Palm Trees in the Snow

Palm Trees in the Snow

Summary: 

When Clarence of Rabaltué discovers a series of old letters from her father’s past, she begins to doubt everything she thought she knew about her once-noble family. Her father and his brother worked in the colony of Fernando Po, but these letters tell a different story than the tales of life in Africa that made it to the dinner table. Clarence has no idea what really went on during their time at the cocoa plantations—or why no one in her family has ever returned to the island in all the years since. But the letters suggest that a great love story is buried beneath the years of silence.

Setting out from her home in Spain’s snowy mountains, Clarence makes the same journey across the sea that her uncle and father traveled before her. There, she unlocks the painful secrets her family has hidden in the rich African soil. But what she discovers may also be the key to awakening her own listless heart. (Summary and cover courtesy of goodreads.com)

Review:

This was a book that I was interested in to understand some of the colonial period for Spain.  Then, I was more interested in understanding who did what, and how the mystery aligned within the family.  Ultimately, however Gabas delivered so much more than a simple reveal, but instead a story infused with love, politics and the complex situations forced upon the family.  I loved that the great reveal ended up being much more complex than I was guessing and that we got a deep dive with both generations of the family.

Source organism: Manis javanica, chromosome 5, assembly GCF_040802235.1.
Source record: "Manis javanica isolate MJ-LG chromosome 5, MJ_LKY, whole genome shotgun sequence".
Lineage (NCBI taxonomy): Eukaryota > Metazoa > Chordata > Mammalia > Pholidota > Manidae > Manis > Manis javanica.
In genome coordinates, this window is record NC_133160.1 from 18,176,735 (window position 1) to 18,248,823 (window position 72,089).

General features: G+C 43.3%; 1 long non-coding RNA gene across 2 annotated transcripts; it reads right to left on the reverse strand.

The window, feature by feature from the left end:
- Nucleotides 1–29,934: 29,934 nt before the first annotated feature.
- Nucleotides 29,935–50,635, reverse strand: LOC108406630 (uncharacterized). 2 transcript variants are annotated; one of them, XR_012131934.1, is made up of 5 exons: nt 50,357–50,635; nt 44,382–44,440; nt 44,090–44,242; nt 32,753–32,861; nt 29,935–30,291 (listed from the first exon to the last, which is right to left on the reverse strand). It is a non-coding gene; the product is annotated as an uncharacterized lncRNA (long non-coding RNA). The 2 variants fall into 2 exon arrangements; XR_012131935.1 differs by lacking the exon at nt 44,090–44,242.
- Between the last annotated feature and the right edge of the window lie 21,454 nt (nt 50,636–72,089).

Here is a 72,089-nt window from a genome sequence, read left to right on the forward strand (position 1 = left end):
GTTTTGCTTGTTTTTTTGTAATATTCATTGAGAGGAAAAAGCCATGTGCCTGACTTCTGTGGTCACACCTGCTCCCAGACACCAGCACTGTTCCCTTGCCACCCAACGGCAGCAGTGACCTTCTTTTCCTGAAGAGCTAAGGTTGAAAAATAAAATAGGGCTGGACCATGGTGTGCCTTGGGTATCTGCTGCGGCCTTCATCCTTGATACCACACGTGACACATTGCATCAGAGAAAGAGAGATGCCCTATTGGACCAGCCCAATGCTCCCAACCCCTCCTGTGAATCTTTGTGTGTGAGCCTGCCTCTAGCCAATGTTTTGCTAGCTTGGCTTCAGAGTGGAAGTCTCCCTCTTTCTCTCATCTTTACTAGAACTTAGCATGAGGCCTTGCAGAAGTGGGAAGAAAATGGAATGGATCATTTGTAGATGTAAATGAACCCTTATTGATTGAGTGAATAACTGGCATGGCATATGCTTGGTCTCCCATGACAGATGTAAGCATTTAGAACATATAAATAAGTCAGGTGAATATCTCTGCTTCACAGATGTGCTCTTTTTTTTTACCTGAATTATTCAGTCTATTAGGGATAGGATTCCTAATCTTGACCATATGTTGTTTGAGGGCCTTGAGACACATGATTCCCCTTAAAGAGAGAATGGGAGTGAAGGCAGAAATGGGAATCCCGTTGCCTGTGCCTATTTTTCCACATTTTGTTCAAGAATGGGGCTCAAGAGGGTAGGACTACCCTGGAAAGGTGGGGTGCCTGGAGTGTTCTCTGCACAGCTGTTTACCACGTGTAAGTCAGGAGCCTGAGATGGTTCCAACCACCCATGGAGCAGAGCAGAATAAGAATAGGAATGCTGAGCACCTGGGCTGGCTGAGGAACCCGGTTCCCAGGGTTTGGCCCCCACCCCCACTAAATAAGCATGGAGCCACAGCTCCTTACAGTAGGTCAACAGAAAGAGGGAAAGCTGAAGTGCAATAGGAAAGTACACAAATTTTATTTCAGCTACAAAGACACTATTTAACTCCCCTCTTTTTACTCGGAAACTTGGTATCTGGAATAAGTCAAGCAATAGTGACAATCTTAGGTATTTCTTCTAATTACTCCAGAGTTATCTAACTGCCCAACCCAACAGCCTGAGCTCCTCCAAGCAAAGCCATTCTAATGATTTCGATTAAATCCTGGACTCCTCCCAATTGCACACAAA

One of the other things I really appreciated in the book is the unflinching perspectives about colonialism, race, dynamics on the island and where loyalties lie.  Often, it feels that retrospective views on situations are over-simplified and don’t do the country justice.  “Palm Trees in the Snow” gives an authentic view of why people would have conflicting views and, ultimately, created political turmoil for those caught in the middle of it.

Warning: Contains sexual content and violence.

Rating: 5 stars!

Who should read it? Highly recommended! Anyone willing to dive into the complexities of multi-generational families and interacting with the colonial legacy.